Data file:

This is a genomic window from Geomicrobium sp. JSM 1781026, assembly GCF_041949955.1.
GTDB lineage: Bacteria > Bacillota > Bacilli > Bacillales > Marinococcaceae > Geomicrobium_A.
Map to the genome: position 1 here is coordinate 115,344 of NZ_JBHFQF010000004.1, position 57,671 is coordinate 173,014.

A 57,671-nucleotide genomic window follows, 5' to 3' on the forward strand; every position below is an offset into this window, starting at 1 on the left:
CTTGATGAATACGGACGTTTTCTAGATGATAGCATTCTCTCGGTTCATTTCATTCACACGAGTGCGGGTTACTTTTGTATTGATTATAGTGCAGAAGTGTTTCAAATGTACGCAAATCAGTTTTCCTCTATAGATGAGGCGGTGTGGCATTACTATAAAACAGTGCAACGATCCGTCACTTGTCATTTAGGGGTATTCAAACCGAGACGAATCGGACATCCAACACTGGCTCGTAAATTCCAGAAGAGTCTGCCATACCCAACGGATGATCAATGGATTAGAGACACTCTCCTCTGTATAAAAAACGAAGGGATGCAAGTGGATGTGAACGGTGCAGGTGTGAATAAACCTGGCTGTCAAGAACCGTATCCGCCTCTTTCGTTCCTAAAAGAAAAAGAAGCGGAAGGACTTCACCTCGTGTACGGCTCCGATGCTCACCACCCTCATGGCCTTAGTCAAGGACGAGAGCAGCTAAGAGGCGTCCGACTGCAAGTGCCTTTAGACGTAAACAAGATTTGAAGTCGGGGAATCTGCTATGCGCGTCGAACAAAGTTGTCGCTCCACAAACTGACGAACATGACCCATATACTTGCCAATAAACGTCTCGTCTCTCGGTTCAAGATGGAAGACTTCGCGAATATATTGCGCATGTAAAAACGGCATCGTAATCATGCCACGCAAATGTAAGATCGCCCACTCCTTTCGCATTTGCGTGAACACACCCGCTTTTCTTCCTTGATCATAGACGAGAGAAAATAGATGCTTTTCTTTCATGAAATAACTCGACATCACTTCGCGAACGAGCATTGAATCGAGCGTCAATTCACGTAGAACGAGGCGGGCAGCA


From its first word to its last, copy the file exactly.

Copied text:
This is a genomic window from Geomicrobium sp. JSM 1781026, assembly GCF_041949955.1.
GTDB lineage: Bacteria > Bacillota > Bacilli > Bacillales > Marinococcaceae > Geomicrobium_A.
Map to the genome: position 1 here is coordinate 115,344 of NZ_JBHFQF010000004.1, position 57,671 is coordinate 173,014.

A 57,671-nucleotide genomic window follows, 5' to 3' on the forward strand; every position below is an offset into this window, starting at 1 on the left:
CTTGATGAATACGGACGTTTTCTAGATGATAGCATTCTCTCGGTTCATTTCATTCACACGAGTGCGGGTTACTTTTGTATTGATTATAGTGCAGAAGTGTTTCAAATGTACGCAAATCAGTTTTCCTCTATAGATGAGGCGGTGTGGCATTACTATAAAACAGTGCAACGATCCGTCACTTGTCATTTAGGGGTATTCAAACCGAGACGAATCGGACATCCAACACTGGCTCGTAAATTCCAGAAGAGTCTGCCATACCCAACGGATGATCAATGGATTAGAGACACTCTCCTCTGTATAAAAAACGAAGGGATGCAAGTGGATGTGAACGGTGCAGGTGTGAATAAACCTGGCTGTCAAGAACCGTATCCGCCTCTTTCGTTCCTAAAAGAAAAAGAAGCGGAAGGACTTCACCTCGTGTACGGCTCCGATGCTCACCACCCTCATGGCCTTAGTCAAGGACGAGAGCAGCTAAGAGGCGTCCGACTGCAAGTGCCTTTAGACGTAAACAAGATTTGAAGTCGGGGAATCTGCTATGCGCGTCGAACAAAGTTGTCGCTCCACAAACTGACGAACATGACCCATATACTTGCCAATAAACGTCTCGTCTCTCGGTTCAAGATGGAAGACTTCGCGAATATATTGCGCATGTAAAAACGGCATCGTAATCATGCCACGCAAATGTAAGATCGCCCACTCCTTTCGCATTTGCGTGAACACACCCGCTTTTCTTCCTTGATCATAGACGAGAGAAAATAGATGCTTTTCTTTCATGAAATAACTCGACATCACTTCGCGAACGAGCATTGAATCGAGCGTCAATTCACGTAGAACGAGGCGGGCAGCA